“He’s done well, yeah,” said Schmidt of Carty. “It’s apples, oranges and lemons, really, isn’t it? You’ve got a number of different ‘10’ options and one hasn’t played yet but we all know that if he plays next week then he’ll go, then there’s another one who I thought had 50 superb minutes against Italy and is currently injured but might be back on the bench next week or certainly back for Scotland,” he said in reference to Johnny Sexton and Joey Carbery.
“And Jack has done incredibly well and Ross, I thought, was really unlucky. He got all the tired legs for his opportunity and he didn’t get front foot ball or the time and space that Jack got today. Jack made most of it. Jack did really well. And he did really well when he came on here in the Six Nations, in that little cameo that he played, he did superbly.
“He’s a creative player, Jack, and a good, instinctive player.”
Most likely all the front-rowers involved in this game will make the squad along with Cian Healy and one more hooker. Asked about the performances of David Kiloyne and Andrew Porter in underlining his ability to cover loosehead as well as tighthead, Schmidt said: “Obviously Dave Kilcoyne did well. He got a bit of space in the middle of the pitch but it would be fair to say he made a bit of space in the middle of the pitch as well.
“He punched through a couple of tackles and again gave us a little bit of front foot to play off which is important. I thought he got off the line and tackled well as well. He definitely puts his body on the line.”
Schmidt also praised the pressure Porter applied at scrum time.
“To fully physically deliver as he did, I thought he was really good as well. I thought he was on the ball a couple of times defensively as well. He did really well getting over the ball. I think it’s a strength in the way that he plays and that he is good in those post-tackle situations.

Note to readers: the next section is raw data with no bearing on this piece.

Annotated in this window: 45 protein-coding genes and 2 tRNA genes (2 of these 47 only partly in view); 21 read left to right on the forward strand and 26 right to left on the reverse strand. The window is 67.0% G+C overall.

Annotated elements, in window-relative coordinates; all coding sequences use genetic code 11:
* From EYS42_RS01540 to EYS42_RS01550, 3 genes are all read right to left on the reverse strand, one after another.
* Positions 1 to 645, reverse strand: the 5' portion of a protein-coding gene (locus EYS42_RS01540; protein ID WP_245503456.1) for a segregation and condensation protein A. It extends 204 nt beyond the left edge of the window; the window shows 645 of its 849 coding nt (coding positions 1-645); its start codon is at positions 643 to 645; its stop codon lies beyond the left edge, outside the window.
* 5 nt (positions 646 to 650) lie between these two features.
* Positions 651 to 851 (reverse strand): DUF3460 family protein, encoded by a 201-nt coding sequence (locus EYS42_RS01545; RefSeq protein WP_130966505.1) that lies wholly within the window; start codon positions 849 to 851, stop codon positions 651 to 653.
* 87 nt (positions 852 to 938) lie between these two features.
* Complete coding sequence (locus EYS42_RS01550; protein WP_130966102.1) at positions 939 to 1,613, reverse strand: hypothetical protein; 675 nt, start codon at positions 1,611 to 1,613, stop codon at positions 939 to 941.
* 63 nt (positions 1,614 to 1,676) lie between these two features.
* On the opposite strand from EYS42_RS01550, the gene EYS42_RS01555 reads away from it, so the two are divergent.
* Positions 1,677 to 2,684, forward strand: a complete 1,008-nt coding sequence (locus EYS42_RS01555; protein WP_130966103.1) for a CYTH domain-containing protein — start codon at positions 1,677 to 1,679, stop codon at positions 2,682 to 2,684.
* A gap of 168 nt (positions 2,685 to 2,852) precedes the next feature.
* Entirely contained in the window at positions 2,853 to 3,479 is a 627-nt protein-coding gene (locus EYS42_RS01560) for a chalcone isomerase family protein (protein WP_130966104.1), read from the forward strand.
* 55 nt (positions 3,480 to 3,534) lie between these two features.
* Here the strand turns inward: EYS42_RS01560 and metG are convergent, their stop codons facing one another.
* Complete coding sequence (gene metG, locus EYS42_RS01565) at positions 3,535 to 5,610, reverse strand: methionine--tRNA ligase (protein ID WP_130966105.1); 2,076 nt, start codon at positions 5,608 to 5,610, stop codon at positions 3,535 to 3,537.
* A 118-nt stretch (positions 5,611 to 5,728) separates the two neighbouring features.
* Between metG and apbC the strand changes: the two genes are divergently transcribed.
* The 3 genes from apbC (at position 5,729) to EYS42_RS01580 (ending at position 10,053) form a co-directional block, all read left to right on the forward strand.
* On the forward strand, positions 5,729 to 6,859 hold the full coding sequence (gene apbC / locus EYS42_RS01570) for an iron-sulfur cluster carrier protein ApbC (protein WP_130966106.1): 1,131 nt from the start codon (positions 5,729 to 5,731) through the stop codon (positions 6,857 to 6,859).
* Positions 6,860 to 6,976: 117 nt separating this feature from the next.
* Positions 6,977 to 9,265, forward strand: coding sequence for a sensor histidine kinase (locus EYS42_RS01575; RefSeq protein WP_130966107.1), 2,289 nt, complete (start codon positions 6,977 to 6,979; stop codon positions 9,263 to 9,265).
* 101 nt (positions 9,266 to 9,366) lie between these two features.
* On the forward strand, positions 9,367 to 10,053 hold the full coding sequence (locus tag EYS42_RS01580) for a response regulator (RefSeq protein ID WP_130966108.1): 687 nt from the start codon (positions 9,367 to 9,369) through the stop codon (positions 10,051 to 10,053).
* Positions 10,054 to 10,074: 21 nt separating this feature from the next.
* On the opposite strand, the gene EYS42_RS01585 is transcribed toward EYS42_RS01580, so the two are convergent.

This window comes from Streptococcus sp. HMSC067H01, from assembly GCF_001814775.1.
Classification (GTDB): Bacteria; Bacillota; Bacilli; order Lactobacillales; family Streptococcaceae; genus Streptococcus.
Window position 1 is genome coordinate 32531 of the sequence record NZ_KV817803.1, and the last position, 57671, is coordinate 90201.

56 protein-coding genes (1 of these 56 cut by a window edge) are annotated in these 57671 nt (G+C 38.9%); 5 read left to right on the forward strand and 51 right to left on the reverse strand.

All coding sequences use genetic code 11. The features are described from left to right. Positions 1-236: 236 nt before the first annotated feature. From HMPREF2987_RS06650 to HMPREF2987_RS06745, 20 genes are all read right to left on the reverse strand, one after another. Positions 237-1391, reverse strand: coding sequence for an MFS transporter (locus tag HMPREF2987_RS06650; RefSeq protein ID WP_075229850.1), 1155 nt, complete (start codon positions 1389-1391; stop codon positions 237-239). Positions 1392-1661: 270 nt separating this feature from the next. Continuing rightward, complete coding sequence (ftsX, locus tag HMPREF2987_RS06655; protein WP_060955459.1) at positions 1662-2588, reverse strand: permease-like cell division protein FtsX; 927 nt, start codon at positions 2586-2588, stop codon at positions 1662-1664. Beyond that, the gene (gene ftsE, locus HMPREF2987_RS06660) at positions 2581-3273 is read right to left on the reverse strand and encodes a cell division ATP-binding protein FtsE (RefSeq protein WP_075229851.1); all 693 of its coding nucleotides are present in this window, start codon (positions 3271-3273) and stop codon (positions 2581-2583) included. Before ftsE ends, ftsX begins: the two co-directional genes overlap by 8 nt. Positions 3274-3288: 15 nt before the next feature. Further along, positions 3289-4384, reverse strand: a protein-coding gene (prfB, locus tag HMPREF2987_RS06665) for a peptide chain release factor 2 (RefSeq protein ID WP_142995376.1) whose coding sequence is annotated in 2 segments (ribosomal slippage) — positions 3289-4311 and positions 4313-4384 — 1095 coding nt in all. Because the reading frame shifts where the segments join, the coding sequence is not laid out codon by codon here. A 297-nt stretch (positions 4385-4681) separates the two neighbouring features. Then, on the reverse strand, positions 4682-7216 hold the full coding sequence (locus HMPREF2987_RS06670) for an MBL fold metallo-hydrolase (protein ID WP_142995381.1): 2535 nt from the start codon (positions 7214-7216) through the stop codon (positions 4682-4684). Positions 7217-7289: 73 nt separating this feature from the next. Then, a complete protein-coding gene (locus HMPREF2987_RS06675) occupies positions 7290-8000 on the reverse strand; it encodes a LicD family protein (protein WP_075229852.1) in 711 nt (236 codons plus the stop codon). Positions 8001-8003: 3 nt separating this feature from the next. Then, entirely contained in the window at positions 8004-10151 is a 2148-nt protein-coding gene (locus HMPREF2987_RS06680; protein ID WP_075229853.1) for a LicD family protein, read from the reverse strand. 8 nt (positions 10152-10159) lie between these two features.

“So that’s another string to his bow that is very handy to have when you are trying to make sure that you get the ball back or you get pressure on opposition ruck, post-tackle ball.”
Collectively, Schmidt was happy with the Irish set-pieces and their defence.
“Our set-piece was much improved. We lost a lineout but our scrum was pretty strong and our defence as well. We probably only had a third of the ball in the first-half, in the game really, and territory-wise we weren’t dominant either.
“In the first-half maybe we slipped off four or five tackles, but we’d a lot of effective tackles. A lot of guys connecting up and doing a good job. So, from that perspective, there were some positives.”
Indeed, despite only 41 per cent possession and 36 per cent territory, Ireland made 126 tackles, missing 12 compared to last week’s 38, whereas Wales made 78 and missed 21.
“We’ve got to make sure we build on that again this week,” said Schmidt. “There will be some changes and, talking to Gats, those changes will happen and it will be a whole different contest again,” added the Irish coach, who said Sexton and Robbie Henshaw trained well at the end of this week and will be involved next Saturday.
The Irish captain, Peter O’Mahony, admitted it had been a long week following that 57-15 defeat by England. “It’s a difficult place to come and get a performance and a win like that. Joe alluded to it and from a player’s point of view, it was a long week. Guys who got an opportunity couldn’t wait to get out there and we certainly left the jersey in a better place than last week.”